In this week’s episode of Engineers Unplugged, storage industry luminaries Chad Sakac (@sakacc) of EMC and Vaughn Stewart (@vstewed) of NetApp discuss the concept of Stretch Clustering, a topic they’ve been covering at tech events for awhile now. Check out their discussion here:
Welcome to Engineers Unplugged, where technologists talk to each other the way they know best, with a whiteboard. The rules are simple:
Episodes will publish weekly (or as close to it as we can manage)
Submit ideas for episodes or volunteer to appear by Tweeting to @CommsNinja
Practice drawing unicorns
Collaborative Storage Unicorn, courtesy of Chad Sakac and Vaughn Stewart
For more information on stretch clustering and all storage topics, be sure to check out Chad’s blog and Vaughn’s blog. Questions, comments, thoughts? Post them here or join the conversation with @CiscoDC on Twitter!
For many months now, we’ve talked about the Journey to Cloud Computing and how an evolution within your Data Center is needed to make that a reality. In many cases, we looked at this from an application perspective, focused on the interaction between automation, applications, servers, storage and the edges of the network.
But many of you have asked us to provide you a broader understanding of the role the Network plays in the Journey to Cloud Computing. Specifically you’ve asked us to highlight several areas:
What is Cisco’s perspective and strategy around the usage of multiple types of Cloud Computing (Private, Public, Hybrid, Community) and what is needed from the network to interconnect all these offerings?
How does my business manage the network transitions needed between today’s applications (often client-server), the virtualization of those application, and next-generation web and big data applications?
What considerations do we need to make within my Data Center as we try and maximize efficiency and scalability?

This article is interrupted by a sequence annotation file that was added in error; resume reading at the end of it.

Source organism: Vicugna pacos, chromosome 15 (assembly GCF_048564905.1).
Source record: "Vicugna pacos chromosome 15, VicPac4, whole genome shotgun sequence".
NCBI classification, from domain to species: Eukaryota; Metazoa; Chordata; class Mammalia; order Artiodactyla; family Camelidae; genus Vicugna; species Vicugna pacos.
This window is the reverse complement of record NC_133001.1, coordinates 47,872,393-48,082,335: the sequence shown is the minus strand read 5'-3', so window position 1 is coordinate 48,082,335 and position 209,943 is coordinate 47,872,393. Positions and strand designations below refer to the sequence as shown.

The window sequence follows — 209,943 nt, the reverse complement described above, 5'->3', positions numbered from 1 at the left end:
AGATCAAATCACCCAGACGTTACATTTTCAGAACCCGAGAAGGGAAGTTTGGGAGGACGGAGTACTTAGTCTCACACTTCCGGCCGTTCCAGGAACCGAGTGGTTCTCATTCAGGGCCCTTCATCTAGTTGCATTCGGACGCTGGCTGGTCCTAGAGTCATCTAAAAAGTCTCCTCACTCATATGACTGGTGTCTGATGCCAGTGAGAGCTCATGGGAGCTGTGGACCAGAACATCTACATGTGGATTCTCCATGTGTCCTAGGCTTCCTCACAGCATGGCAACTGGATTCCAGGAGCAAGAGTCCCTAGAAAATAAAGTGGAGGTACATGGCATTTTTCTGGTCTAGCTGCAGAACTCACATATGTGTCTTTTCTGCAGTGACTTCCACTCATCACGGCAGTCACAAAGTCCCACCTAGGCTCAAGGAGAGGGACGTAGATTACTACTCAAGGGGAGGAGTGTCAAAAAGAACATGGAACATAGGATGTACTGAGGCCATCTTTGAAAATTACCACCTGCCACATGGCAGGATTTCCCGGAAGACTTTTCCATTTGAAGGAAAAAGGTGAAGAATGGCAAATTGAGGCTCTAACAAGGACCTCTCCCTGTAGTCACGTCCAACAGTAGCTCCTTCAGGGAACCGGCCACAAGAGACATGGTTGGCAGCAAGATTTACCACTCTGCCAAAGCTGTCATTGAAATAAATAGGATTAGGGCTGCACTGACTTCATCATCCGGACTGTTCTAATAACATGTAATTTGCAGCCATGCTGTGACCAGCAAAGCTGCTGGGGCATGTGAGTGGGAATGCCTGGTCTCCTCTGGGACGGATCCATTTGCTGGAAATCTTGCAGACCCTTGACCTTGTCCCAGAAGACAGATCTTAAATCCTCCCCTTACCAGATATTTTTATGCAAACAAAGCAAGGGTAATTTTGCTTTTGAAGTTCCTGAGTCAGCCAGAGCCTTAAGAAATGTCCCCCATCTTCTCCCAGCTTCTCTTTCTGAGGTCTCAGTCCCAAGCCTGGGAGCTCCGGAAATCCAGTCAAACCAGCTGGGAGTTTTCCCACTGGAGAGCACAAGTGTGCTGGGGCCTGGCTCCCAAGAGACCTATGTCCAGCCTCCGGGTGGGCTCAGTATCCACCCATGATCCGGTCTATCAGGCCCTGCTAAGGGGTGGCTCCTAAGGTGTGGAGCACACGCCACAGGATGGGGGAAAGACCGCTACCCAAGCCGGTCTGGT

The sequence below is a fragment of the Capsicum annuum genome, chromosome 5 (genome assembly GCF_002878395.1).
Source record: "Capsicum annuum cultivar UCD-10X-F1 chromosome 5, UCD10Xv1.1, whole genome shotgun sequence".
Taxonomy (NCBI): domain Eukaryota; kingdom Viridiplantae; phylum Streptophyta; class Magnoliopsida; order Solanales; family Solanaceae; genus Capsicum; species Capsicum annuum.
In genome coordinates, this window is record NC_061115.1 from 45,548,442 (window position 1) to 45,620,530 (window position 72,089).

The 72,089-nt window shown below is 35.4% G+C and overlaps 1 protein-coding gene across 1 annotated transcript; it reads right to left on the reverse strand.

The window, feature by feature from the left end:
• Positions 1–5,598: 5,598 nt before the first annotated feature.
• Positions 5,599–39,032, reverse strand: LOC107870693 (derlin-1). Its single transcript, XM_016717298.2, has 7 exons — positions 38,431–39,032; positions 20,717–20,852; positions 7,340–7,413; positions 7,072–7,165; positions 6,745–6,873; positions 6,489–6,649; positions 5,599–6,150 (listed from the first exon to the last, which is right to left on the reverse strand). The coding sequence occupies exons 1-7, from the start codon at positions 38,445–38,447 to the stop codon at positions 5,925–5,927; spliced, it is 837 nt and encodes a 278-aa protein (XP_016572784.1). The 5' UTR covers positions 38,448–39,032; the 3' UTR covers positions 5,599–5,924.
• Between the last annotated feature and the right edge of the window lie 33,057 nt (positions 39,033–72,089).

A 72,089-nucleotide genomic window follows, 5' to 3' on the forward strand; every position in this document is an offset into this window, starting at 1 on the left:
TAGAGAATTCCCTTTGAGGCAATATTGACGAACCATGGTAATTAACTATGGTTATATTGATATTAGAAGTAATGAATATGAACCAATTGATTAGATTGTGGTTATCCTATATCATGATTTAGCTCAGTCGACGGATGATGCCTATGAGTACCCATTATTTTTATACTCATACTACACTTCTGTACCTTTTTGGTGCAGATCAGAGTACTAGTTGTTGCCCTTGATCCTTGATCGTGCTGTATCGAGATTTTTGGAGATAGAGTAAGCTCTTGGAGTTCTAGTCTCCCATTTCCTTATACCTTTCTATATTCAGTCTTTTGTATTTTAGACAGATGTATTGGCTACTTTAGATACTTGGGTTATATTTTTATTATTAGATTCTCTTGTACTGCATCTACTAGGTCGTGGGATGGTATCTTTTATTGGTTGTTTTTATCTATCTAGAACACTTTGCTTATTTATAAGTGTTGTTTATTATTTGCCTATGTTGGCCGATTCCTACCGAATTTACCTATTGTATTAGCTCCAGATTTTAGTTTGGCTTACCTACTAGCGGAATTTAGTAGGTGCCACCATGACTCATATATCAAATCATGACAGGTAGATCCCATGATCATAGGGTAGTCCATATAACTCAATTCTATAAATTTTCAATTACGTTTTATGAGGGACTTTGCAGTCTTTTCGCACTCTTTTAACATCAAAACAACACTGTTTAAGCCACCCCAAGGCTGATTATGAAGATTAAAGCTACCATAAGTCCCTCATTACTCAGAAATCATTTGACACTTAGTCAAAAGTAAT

What considerations do we need to make at the edges of our networks when the proliferation of devices is almost out of control?
Are there ways to protect my network investments while still having the flexibility to deal with the business uncertainties that are around the next corner?
I’m not a car person and I don’t worry too much about what’s under the hood. That means that I’m just a car user, I only want to turn the ignition key and drive. In the Data Center world, the server team is typically a user of the network. Server guys don’t want to know how the network is implemented. They just want their VLANs to extend to the whole network so that they can connect their devices with no constraint, without having to worry about high availability, risk containment, link provisioning… network stuff. That’s precisely what FabricPath is designed to offer them: a network that looks like a single switch, the simplest networking entity. This “Fabric” offers efficient any-to-any connectivity with high bandwidth and low latency, all without having to understand how it works.
Of course, this user perspective is an abstraction. The following Figure 2 represents an example of the physical topology of the network, a Clos fabric, typical in Data Center environments. Note that this could just as well be a ring, a star, or even a network distributed across two sites. FabricPath turns an arbitrary topology into a Fabric and does not lock you into a particular model.